Dealing with Adobe Flash Player

I woke up to the news of yet another Adobe Flash Player security concern. The article is on the Mac Observer web site.

So, just what is Flash? According to

Adobe Flash Player is the standard for delivering high-impact, rich Web content. Designs, animation, and application user interfaces are deployed immediately across all browsers and platforms, attracting and engaging users with a rich Web experience

According to

Adobe Flash (formerly called "Macromedia Flash") is a multimedia and software platform used for authoring of vector graphics, animation, games and rich Internet applications (RIAs) that can be viewed, played and executed in Adobe Flash Player. Flash is frequently used to add streamed video or audio players, advertisement and interactive multimedia content to web pages, although usage of Flash on websites is declining.

Steve Jobs had
very strong feelings about Flash and refused to incorporate it into iOS, the operating system for Apple’s iPhones and iPads.

Flash works on Macintosh computers, but in my experience, it is more of a curse that a feature. In fact, it is usually to blame for many of my computer headaches. I decided to strictly control it several years ago and I could not be happier! The problem with Flash is that it just doesn’t know when to stop! Flash is an Internet browser extension. If it is used on a web site, Flash Player starts up and it does not turn itself off until you quit the browser (think Safari, Firefox, Chrome etc.) While it runs in the background it continues to demand RAM from your computer and it slows down the processor, making your computer run slower--and slower--and slower. Soon you begin to see spinning beach balls each time you try to click a link or even use a different application.

There are ways to limit the effects of Flash on your computer. I use
ClickToFlash, a Safari Browser Extension. It prevents Flash content from loading automatically. When I encounter Flash content, I see this:


If I click the Flash button the content for the clicked box shows. When I leave the webpage, ClickToFlash turns the Flash player off. It doesn’t turn on again until I click another Flash box.

Screen Shot 2013-09-11 at 9.36.10 AM

When you go to the
web page for ClickToFlash, there are download links for both ClickToFlash and the ClickToPlugin. Today we are only going to deal with ClickToFlash. When you click the link, this is downloaded to your Download folder:


Double click on it and this will appear:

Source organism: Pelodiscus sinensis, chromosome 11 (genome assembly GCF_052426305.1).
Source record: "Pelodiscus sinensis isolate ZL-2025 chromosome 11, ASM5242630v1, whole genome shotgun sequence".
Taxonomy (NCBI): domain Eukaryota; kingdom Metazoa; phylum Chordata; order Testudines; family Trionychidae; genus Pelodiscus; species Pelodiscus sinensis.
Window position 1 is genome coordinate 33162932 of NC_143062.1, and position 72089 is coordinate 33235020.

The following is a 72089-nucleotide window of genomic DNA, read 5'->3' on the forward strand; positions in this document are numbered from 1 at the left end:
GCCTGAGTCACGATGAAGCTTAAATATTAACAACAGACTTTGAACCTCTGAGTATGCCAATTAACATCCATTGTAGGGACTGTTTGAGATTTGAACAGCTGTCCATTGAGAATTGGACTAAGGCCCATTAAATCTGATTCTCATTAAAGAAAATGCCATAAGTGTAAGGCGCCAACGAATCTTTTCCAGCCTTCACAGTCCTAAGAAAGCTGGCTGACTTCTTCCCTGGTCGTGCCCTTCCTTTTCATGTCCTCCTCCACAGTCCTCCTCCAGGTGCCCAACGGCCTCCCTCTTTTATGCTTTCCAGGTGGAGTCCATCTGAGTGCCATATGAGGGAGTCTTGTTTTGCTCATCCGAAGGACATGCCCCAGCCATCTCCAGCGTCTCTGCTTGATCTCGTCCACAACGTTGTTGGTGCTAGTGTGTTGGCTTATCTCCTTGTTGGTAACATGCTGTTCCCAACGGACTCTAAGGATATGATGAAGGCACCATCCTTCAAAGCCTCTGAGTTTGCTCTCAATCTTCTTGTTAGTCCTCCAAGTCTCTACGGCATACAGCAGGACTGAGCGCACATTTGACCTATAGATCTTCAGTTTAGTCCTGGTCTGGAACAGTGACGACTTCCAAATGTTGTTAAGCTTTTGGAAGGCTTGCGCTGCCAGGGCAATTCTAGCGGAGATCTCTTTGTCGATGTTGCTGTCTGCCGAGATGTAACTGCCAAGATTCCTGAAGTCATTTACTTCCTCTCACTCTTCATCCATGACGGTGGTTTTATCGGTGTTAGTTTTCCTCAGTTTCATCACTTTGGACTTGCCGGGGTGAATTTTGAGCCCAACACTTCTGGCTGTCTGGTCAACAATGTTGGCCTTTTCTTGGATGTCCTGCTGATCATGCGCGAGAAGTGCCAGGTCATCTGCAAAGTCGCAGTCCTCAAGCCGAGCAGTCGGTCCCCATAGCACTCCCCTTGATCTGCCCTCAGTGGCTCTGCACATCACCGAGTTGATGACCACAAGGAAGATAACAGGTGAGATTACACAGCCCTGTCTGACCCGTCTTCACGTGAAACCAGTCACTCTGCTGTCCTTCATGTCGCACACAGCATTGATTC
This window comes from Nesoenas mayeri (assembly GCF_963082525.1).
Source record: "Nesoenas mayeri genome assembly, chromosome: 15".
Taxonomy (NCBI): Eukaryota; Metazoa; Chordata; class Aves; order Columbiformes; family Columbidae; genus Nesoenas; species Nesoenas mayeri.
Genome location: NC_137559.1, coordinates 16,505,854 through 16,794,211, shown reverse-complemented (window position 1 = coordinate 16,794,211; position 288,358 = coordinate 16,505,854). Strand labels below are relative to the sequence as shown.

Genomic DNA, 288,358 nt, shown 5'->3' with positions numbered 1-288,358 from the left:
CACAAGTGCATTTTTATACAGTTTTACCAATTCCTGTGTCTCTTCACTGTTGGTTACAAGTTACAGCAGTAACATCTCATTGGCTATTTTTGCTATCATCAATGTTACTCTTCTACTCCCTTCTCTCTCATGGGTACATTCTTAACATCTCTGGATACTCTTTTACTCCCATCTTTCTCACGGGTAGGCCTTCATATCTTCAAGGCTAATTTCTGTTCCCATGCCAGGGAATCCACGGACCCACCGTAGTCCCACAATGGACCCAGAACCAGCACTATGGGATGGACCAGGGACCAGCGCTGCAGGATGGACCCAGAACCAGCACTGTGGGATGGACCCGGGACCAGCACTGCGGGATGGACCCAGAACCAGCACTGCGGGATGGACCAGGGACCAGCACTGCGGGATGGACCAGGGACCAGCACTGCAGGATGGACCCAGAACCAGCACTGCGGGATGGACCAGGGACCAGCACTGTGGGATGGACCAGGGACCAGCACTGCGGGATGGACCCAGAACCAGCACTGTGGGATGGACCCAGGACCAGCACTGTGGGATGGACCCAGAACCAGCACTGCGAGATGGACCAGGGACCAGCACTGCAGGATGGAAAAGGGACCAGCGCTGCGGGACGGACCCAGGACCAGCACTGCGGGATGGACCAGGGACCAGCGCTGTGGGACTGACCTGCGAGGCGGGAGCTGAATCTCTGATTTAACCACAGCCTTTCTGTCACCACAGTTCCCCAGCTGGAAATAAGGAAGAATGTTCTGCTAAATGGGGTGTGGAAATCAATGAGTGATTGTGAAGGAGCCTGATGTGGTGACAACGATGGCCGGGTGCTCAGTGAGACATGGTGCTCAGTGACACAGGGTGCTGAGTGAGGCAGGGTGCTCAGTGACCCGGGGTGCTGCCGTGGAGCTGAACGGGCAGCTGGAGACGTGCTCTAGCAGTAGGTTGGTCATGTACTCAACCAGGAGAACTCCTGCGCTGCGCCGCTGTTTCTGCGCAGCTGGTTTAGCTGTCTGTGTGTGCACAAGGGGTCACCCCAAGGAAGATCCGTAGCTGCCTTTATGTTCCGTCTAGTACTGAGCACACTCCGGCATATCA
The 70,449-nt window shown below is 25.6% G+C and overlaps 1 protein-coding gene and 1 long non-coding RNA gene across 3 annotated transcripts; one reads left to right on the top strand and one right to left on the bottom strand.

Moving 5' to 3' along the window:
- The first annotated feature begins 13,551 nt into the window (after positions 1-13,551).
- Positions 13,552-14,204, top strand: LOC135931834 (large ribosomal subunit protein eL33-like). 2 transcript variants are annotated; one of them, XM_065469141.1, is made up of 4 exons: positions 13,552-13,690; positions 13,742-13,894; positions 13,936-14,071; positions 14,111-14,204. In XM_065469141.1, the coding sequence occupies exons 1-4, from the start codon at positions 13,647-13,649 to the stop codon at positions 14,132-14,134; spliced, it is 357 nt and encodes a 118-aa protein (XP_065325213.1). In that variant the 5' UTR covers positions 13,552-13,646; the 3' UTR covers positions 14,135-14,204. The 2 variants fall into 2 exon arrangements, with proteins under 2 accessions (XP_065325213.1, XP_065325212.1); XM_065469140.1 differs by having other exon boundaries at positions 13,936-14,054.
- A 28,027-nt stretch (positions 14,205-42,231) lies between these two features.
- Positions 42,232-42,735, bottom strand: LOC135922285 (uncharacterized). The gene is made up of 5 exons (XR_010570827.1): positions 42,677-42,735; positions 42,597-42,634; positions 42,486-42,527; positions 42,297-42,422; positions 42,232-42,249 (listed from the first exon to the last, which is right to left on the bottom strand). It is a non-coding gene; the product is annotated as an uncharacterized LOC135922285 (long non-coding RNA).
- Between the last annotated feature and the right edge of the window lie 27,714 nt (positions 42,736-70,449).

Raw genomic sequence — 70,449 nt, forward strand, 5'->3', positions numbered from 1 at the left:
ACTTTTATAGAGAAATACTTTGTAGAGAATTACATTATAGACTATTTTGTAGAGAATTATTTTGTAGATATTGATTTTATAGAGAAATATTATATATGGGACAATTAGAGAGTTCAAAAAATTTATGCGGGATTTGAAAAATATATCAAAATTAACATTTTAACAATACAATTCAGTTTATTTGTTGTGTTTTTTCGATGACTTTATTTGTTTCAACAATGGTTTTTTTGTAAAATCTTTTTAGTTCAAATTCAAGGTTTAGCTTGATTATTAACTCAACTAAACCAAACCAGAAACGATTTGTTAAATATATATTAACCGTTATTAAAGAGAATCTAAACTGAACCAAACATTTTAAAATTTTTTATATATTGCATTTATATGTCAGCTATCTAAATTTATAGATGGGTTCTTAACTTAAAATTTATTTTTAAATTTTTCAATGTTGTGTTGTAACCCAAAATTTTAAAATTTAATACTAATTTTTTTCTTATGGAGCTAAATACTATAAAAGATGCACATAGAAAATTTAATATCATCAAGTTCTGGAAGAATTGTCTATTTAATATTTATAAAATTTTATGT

Click the Install button and a web page will appear where you can choose just what the ClickToPlugin will do:


In general, you can ignore this for the moment. An easier way to learn about ClickToFlash is to go back to the webpage. If you want to get it back, the easiest way is to open Safari Preferences.


Make sure you have selected Extension at the top and ClickToFlash in the left column. Click the link to Marc Hovis to get back to his web page for explanations and instructions. You will make any changes by clicking on “Click this checkbox to access the settings.


In general, the defaults work well, but if you want to tune it more finely, there are lots of choices.

In tomorrow’s article, we’ll look at just how to install Flash updates. You would think it would be easy, but through experience, I know that about 75% of our clients don’t manage to install all those Adobe Flash Player updates!


Saving Recipes

In my last entry I wrote about Pinterest as a recipe source. Perhaps you might like to see some of the great recipes I have found. My account name on Pinterest is patfauquet. Use the search function if you would like to see my boards and pins.

While I like having the recipes (along with great photos) there, I have found that sometimes the links stop working. That can happen for a variety of reasons. If the web author moved a file to a new location, the Pinterest link will break. If the recipe was from a blog, the author may have stopped writing or they could have moved to a different web location.

There is nothing worse than loosing a great recipe. So, today I am going to show you how to save a recipe to your computer. If you click on the link to the
Layered Mediterranean Dip that I showed in yesterday’s post, you will see that there are some great photos.

In earlier times we wrote our recipes on little cards that we put into a recipe box. Here is a photo of my daughter writing a recipe card for a friend just yesterday. Of course there are no photos.


I had a recipe box and cards when I married. I collected recipes from family and friends, beginning in high school. When I married I started using those cards--and loosing those precious recipes. My solution was The Black Cookbook, a composition book that I could write or paste recipes into it. That composition book traveled with me as we moved at least two dozen times. Pages with favorite recipes got tattered and dirty, the cover disappeared and a few pages were lost.